US Air Force Publishes Mental Health Guide for Servicemen

The US Air Force has released a document on the comprehensive resources for warfighters seeking mental health support.

The “Mental Health Overview,” developed by Air Force Medical Service leaders, outlines critical requirements to support affected airmen and guardians in both clinical and non-clinical approaches.

The guide aims to “destigmatize complexities” related to mental health, identify corresponding solutions, and establish recommendations for care resources.

Although details were curated by scientific experts, the guide incorporates approachable graphics and simplified vocabulary to ensure that each airman, guardian, and leader understands the US Air Force’s updated perspective towards mental health.

It includes easy-to-read chapters on differences between treatments, care availability for various levels and symptoms of distress, and facts that disprove common assumptions related to conditions.

The overview also shows specific options to engage with mental health clinics, expectations for patients, and assistance through remission and return to duty.

The agency unveiled the guide during the 2024 Mental Health Flight Leadership Conference in Orlando, Florida.

“We have amazing clinicians doing their best and policies that afford quite a lot of flexibility. But there was no resource that explained the whole system,” Project Lead and Air Force Surgeon General Psychiatry Consultant Lt. Col. Eric Meyer explained.

“We wanted a user-friendly resource that could be used across the Department of the Air Force.”

‘Common Language’ for Airmen, Guardians

The air force wrote that the overview is part of a “continuing” transition of the agency’s culture associated with mental health, further equipping soldiers with knowledge to recognize how mental health affects their well-being and operability.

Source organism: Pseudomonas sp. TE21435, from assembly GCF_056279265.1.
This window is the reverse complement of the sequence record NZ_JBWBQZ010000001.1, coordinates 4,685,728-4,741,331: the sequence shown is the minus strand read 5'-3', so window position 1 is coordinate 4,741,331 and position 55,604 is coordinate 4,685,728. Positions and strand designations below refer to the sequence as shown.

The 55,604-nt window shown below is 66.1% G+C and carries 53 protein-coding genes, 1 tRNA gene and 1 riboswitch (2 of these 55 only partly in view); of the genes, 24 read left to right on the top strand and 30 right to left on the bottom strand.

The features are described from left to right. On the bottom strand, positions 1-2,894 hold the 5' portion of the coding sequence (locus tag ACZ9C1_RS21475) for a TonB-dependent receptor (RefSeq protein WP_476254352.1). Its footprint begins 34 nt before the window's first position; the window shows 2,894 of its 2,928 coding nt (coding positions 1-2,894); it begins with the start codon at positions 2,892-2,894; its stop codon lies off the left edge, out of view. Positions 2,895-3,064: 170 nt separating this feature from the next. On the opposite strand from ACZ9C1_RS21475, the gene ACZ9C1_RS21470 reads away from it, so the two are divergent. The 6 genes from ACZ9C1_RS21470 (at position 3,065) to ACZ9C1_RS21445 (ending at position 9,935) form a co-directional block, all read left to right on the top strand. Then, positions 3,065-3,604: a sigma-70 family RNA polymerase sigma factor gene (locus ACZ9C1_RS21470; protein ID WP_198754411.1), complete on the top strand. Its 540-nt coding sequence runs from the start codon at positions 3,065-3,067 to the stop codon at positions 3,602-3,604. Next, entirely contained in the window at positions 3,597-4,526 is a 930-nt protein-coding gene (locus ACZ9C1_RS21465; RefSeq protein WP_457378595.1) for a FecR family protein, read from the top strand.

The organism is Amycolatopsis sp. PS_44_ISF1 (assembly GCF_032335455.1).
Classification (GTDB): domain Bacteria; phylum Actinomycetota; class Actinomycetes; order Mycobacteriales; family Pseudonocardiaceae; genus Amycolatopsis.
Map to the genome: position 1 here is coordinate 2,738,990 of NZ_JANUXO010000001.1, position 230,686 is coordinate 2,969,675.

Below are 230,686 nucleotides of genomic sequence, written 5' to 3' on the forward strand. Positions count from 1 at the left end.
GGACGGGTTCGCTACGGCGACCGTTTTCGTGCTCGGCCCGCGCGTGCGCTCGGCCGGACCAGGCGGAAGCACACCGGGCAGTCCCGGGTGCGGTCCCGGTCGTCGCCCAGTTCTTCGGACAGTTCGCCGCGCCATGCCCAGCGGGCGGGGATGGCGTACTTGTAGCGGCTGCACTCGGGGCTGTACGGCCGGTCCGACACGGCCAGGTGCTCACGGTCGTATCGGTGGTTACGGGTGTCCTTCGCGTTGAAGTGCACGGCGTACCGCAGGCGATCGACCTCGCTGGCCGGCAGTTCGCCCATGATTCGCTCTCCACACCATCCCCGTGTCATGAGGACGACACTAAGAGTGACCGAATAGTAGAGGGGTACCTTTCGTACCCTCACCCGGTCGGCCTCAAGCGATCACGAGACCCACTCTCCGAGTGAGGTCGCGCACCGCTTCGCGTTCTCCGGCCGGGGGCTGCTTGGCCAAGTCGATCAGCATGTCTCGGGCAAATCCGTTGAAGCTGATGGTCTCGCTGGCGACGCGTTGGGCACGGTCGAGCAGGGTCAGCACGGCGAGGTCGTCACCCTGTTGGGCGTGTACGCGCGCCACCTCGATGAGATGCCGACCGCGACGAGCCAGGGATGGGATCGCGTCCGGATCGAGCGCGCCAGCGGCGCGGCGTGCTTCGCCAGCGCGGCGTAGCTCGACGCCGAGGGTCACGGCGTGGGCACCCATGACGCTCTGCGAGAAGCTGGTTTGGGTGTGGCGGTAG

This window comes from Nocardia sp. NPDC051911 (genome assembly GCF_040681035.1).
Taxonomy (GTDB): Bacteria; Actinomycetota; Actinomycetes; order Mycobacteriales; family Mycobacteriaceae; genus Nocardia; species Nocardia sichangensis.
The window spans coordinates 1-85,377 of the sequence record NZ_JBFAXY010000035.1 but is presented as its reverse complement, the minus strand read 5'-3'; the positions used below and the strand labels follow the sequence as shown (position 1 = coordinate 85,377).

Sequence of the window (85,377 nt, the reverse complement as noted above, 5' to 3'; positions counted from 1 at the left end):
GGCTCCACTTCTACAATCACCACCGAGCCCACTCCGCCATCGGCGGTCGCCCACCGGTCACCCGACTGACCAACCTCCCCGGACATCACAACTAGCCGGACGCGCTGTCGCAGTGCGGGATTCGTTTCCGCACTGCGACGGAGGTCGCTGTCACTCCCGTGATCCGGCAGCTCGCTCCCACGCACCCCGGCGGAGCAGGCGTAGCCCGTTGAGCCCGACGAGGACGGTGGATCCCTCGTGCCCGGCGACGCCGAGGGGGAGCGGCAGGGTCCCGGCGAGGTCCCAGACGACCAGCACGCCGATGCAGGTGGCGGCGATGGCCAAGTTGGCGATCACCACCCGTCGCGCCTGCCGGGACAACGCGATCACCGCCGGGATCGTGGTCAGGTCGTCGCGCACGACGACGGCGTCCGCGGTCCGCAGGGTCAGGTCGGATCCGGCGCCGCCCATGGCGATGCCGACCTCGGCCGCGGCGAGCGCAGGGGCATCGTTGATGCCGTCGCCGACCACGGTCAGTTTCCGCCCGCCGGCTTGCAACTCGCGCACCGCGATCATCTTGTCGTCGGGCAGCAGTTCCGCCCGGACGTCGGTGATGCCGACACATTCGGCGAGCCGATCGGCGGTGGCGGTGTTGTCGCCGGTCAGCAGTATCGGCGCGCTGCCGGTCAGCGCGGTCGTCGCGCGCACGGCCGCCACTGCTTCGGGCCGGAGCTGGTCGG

USAF F-16 Fighting Falcon pilot
A US Air Force F-16 Fighting Falcon pilot watches as the aircraft receives fuel from a 340th Expeditionary Air Refueling Squadron KC-135 Stratotanker during a flight in support of May 20, 2017. Image: US Air Force/Staff Sgt. Trevor T. McBride

“Mental Health can mean anything we do to take care for ourselves – from better sleep hygiene, to better exercise, to better nutrition. On the other hand, it can imply a more severe pathologic illness,” Air Force Psychological Health Director Col. Christian Smith stated.

“Each part of that spectrum is somewhat unique and can benefit from different resources. The ‘Mental Health Overview’ lays that out. Our hope is that this will help clarify terminology and can provide common language and help for all Airmen and Guardians.”

The guide is now available digitally and will be distributed soon in physical copies and chapter handouts across all US Air Force bases and mental health clinics.

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